While there are many reasons for a car to idle roughly, one of the most common is a vacuum leak. Even small leaks can cause the rough idle and illuminate the check engine light. Unfortunately the problem is often difficult to find, but once it's located, it's easy to fix. Popular Mechanics recommends starting with a copy of the vehicle's vacuum diagram and highlighting each connection when checked.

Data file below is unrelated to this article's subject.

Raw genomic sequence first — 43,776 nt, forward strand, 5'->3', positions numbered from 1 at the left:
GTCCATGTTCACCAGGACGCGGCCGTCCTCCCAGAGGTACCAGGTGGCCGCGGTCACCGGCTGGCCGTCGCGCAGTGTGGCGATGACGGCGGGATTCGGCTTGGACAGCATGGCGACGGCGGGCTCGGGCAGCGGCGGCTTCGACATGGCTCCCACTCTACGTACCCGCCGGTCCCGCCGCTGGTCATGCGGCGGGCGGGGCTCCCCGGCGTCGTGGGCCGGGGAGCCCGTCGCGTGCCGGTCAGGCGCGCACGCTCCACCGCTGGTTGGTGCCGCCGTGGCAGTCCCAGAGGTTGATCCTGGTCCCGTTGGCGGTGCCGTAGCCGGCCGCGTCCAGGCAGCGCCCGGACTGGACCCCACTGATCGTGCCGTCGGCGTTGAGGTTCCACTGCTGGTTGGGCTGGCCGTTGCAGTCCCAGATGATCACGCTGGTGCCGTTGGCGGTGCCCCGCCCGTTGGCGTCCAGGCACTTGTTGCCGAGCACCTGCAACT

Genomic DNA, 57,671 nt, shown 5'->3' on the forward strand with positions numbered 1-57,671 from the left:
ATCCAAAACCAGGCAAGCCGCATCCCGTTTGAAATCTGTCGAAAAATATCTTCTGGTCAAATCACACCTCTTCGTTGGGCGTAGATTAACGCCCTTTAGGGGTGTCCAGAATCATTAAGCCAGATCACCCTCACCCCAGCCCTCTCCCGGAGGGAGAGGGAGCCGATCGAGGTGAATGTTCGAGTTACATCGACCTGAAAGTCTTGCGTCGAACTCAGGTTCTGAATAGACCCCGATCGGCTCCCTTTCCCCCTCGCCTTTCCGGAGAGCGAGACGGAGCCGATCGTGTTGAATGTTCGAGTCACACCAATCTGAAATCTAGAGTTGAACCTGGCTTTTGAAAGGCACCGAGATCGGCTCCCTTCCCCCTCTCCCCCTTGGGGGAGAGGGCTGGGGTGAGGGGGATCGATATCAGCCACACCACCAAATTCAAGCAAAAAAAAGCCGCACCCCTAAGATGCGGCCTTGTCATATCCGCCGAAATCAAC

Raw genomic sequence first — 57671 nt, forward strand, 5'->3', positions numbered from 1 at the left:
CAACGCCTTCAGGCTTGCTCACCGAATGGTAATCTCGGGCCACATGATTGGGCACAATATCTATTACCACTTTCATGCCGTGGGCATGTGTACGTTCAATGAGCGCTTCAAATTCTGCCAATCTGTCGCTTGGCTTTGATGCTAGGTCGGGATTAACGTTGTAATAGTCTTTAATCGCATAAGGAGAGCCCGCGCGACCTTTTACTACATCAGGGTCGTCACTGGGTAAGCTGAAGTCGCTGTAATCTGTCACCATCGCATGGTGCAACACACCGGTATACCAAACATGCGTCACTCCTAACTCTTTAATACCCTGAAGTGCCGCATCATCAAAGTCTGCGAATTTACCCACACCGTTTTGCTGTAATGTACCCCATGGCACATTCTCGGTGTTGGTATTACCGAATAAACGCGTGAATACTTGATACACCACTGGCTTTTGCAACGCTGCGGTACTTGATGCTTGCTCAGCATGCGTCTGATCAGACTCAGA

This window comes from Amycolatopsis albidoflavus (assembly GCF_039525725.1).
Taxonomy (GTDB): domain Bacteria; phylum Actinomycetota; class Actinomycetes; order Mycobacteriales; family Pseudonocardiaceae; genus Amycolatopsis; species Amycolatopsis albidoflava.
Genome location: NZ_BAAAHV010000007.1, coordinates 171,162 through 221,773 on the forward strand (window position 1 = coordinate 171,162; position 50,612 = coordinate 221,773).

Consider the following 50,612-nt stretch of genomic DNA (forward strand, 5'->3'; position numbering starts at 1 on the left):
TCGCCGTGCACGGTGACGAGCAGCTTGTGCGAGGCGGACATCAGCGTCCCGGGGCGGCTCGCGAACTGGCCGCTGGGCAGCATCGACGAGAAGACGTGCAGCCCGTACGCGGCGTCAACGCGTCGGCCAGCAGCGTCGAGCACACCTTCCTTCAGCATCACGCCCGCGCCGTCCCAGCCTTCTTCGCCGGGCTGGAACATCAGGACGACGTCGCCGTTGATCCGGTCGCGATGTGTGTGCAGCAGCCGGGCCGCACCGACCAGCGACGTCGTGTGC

The government requires automobiles have an EGR valve that increases efficiency and a more complete burn of fuel. It recirculates a portion of the vehicle's exhaust through the combustion chamber to cool the temperature at which the fuel burns and decreases noxious emissions. The EGR system decreases the vehicle's contribution to the build-up of greenhouse gases. When this valve goes bad, it affects the engine idle. In addition to its effect on the engine performance, a bad EGR valve has the potential to stop the engine from running altogether. About.com recommends owners try to clean an EGR valve with carburetor cleaner before replacing it. It suggests cleaning valves without an electrical connection by soaking in cleaner overnight if possible. If the valve has a connection, it requires the use of a spray cleaner and brushes after removal from the vehicle.